In greater detail, as shown in FIG. 7A, an absolute value of a sub-scanning direction curvature at the incidence surface is maximized at the center (Y=0). Additionally, the absolute value of the sub-scanning direction curvature is rapidly reduced in the positive Y-direction and the negative Y-direction, and is increased slightly at the end portions of the lens 36. Accordingly, the exemplary scanning optical lens 36, respectively, has at least one minimal value at both end portions of the lens 36. In the exemplary embodiment, the inventive scanning optical lens 36 is asymmetrically designed such that the minimal value of the negative Y-direction is approximately zero.

In the example of FIG. 7A, the minimal value of the negative Y-direction is approximately 0.00046 (that is, the sub-scanning direction curvature is −0.00046 at the incidence surface). FIG. 7C illustrates the curvature radius of the sub-scanning direction at the incidence surface. In FIG. 7C, the curvature radius reaches approximately −2000 mm at a point at which the curvature is approximately zero, such that the incidence surface of the lens is almost a plane. Here, a negative (−) sign represents that the incidence surface of the lens is concave-shaped. In the exemplary embodiment of the present invention shown in FIG. 4, it is preferable that the sub-scanning direction curvature of the incidence surface be approximately zero, that is, less than zero and more than about −0.001, and the absolute value of the curvature is more than zero and less than about 0.001.

As shown in FIG. 7B, the absolute value of the sub-scanning direction curvature is maximized at the center (Y=0) at the exit surface of the scanning optical lens 36 according to an embodiment of the present invention. Additionally, the absolute value of the sub-scanning direction curvature is slowly reduced in the positive Y-direction and the negative Y-direction, and is increased slightly at the end portions of the lens 36. Accordingly, in the same way as the incidence surface, the exemplary scanning optical lens 36 has at least one minimal value at its both end portions, even at the exit surface. In the exemplary embodiment, the scanning optical lens 36 is asymmetrically designed to have the different minimal values at the both end portions.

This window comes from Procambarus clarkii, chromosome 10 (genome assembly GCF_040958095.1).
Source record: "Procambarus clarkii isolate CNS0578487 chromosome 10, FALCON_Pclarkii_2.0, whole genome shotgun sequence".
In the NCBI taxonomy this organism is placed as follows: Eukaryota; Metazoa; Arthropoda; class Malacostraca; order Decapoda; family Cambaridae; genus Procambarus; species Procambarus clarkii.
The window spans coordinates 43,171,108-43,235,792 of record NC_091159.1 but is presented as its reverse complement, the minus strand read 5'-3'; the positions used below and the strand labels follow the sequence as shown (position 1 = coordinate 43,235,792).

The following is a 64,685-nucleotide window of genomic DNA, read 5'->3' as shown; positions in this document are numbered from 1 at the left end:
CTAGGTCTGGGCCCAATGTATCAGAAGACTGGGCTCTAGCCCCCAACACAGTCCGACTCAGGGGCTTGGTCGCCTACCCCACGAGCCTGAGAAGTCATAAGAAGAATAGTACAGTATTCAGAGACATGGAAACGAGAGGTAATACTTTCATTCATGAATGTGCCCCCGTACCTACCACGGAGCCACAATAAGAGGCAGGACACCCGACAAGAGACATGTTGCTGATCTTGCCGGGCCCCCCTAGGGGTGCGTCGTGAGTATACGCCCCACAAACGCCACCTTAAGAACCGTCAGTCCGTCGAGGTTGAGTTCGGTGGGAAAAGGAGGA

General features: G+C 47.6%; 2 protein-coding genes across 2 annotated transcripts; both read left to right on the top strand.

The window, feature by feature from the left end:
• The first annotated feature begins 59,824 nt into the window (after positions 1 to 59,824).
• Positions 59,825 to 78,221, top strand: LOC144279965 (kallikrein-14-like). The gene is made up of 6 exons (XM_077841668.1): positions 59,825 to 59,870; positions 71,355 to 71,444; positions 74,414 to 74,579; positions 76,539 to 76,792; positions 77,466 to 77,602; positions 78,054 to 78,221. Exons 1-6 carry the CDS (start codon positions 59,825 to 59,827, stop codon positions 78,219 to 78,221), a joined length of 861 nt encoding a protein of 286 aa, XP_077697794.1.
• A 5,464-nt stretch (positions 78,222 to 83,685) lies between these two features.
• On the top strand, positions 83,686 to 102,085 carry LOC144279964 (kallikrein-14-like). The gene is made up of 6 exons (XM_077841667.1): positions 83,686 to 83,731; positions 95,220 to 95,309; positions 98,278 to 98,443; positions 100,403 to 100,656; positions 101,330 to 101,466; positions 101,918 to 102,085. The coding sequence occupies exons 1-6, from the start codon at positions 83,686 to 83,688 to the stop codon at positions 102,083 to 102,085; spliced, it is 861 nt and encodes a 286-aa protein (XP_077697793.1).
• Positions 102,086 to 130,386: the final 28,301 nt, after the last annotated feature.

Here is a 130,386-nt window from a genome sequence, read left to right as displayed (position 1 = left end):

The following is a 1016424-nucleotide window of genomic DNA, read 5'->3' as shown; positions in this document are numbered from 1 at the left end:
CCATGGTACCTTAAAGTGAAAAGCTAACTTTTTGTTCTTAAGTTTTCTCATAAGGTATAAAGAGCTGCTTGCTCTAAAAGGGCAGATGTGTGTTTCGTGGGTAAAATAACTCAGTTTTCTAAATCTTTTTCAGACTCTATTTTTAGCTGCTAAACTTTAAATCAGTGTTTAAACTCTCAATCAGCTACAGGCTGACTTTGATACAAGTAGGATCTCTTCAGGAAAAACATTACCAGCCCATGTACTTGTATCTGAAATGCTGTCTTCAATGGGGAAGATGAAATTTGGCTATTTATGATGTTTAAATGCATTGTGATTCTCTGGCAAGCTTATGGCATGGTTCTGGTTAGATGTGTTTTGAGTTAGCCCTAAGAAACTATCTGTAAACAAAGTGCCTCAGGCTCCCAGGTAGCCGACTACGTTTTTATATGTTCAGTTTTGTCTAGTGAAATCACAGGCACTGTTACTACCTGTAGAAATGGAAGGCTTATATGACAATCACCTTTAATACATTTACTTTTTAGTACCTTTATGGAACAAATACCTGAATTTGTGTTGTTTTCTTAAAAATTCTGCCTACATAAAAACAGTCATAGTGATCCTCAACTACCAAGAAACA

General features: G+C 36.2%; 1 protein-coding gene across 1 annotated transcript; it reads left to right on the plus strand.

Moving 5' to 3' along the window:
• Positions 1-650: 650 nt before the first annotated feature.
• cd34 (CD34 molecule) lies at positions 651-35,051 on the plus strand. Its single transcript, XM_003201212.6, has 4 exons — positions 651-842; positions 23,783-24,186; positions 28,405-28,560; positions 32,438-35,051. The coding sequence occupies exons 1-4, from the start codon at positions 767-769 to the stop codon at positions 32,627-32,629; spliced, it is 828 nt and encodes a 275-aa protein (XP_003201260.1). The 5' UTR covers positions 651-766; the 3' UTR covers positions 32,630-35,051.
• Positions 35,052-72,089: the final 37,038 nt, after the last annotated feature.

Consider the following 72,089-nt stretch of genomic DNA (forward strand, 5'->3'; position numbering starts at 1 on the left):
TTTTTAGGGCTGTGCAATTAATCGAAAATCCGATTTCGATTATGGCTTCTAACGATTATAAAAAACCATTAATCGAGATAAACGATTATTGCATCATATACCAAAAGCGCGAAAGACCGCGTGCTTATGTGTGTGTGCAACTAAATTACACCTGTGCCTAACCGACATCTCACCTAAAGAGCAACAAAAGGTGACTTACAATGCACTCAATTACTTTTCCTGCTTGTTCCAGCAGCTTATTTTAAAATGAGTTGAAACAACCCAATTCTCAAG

With the above configurations, the exemplary scanning optical lens 36 can regularize an interval and a diameter of the laser which is scanned on the photosensitive body, and can also enlarge the effective scanning angle to shorten the distance from the deflection unit to the photosensitive body. The exemplary scanning optical lens 36 has a low imaging magnification to provide a stable optical performance, and can be easily applied to a multi-beam laser scanning unit. Further, since the lens surface is not varied from the concave shape to the convex shape, or from the convex shape to the concave shape, the exemplary scanning optical lens can be easily manufactured. In the case wherein the scanning optical lens 36 has a curvature variation of the sub-scanning direction section in the positive Y-direction and the negative Y-direction at the incidence surface and the exit surface within a range of about −0.1 to about −0.0001, the effective scanning angle (A), the distance (L) from the deflection unit to the photosensitive body, and the imaging magnification (M) of the sub-scanning direction of the scanning optical lens can be obtained from the following Equation (1).
120°≧A ≧85°
165 mm≧L ≧110 mm
2.5 times≧M≧1.0 time   Equation (1)

An example of a design of the scanning optical lens 36 in accordance with an embodiment of the present invention can be represented in the following exemplary Equation (2) and Table 1. First, an aspheric formula of the general scanning optical lens is expressed in the following Equation (2),

Z = C y y 2 1 + 1 - C y 2 ( k y + 1 ) y 2 + m = 3 10 A m Y m + C x ( 1 + n = 3 10 B n Y n ) x 2 1 + 1 - C x 2 ( 1 + n = 3 10 B n Y n ) 2 x 2 ( Y = y 2 , C y = 1 / R y , C x = 1 / R x ) Equation ( 2 )
wherein Z denotes a depth of the lens surface with reference to the laser traveling direction, x denotes a coordinate of the sub-scanning direction, y denotes a coordinate of the main-scanning direction, Rx denotes a curvature radius of the sub-scanning direction, Ry denotes a curvature radius of the main-scanning direction, ky denotes an aspheric coefficient, and Am and Bn denote coefficient values that can be selected to respectively design the lens.

In order to obtain an exemplary scanning optical lens from Equation (2) with the effective scanning angle (A) being 104.2° and the distance (L) being 142.9 mm, the coefficients are determined as in the following Table 1.